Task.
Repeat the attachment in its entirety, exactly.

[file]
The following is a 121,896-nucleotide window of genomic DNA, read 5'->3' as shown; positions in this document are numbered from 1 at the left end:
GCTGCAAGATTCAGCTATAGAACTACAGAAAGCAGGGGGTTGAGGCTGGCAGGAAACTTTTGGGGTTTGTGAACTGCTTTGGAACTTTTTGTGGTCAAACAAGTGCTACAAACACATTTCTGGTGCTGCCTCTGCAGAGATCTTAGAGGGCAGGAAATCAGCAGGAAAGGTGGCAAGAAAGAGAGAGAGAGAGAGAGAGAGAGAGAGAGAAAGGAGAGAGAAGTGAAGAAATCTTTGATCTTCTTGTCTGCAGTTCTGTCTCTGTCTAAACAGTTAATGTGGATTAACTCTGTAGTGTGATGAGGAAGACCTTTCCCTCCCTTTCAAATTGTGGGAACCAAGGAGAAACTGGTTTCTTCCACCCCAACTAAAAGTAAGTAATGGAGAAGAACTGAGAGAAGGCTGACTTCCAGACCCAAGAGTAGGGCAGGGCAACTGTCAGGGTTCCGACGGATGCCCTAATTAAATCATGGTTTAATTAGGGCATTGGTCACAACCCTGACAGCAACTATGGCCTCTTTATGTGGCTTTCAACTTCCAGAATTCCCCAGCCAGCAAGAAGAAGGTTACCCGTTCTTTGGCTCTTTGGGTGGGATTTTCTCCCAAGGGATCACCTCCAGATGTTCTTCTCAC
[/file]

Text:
The following is a 121,896-nucleotide window of genomic DNA, read 5'->3' as shown; positions in this document are numbered from 1 at the left end:
GCTGCAAGATTCAGCTATAGAACTACAGAAAGCAGGGGGTTGAGGCTGGCAGGAAACTTTTGGGGTTTGTGAACTGCTTTGGAACTTTTTGTGGTCAAACAAGTGCTACAAACACATTTCTGGTGCTGCCTCTGCAGAGATCTTAGAGGGCAGGAAATCAGCAGGAAAGGTGGCAAGAAAGAGAGAGAGAGAGAGAGAGAGAGAGAGAGAAAGGAGAGAGAAGTGAAGAAATCTTTGATCTTCTTGTCTGCAGTTCTGTCTCTGTCTAAACAGTTAATGTGGATTAACTCTGTAGTGTGATGAGGAAGACCTTTCCCTCCCTTTCAAATTGTGGGAACCAAGGAGAAACTGGTTTCTTCCACCCCAACTAAAAGTAAGTAATGGAGAAGAACTGAGAGAAGGCTGACTTCCAGACCCAAGAGTAGGGCAGGGCAACTGTCAGGGTTCCGACGGATGCCCTAATTAAATCATGGTTTAATTAGGGCATTGGTCACAACCCTGACAGCAACTATGGCCTCTTTATGTGGCTTTCAACTTCCAGAATTCCCCAGCCAGCAAGAAGAAGGTTACCCGTTCTTTGGCTCTTTGGGTGGGATTTTCTCCCAAGGGATCACCTCCAGATGTTCTTCTCAC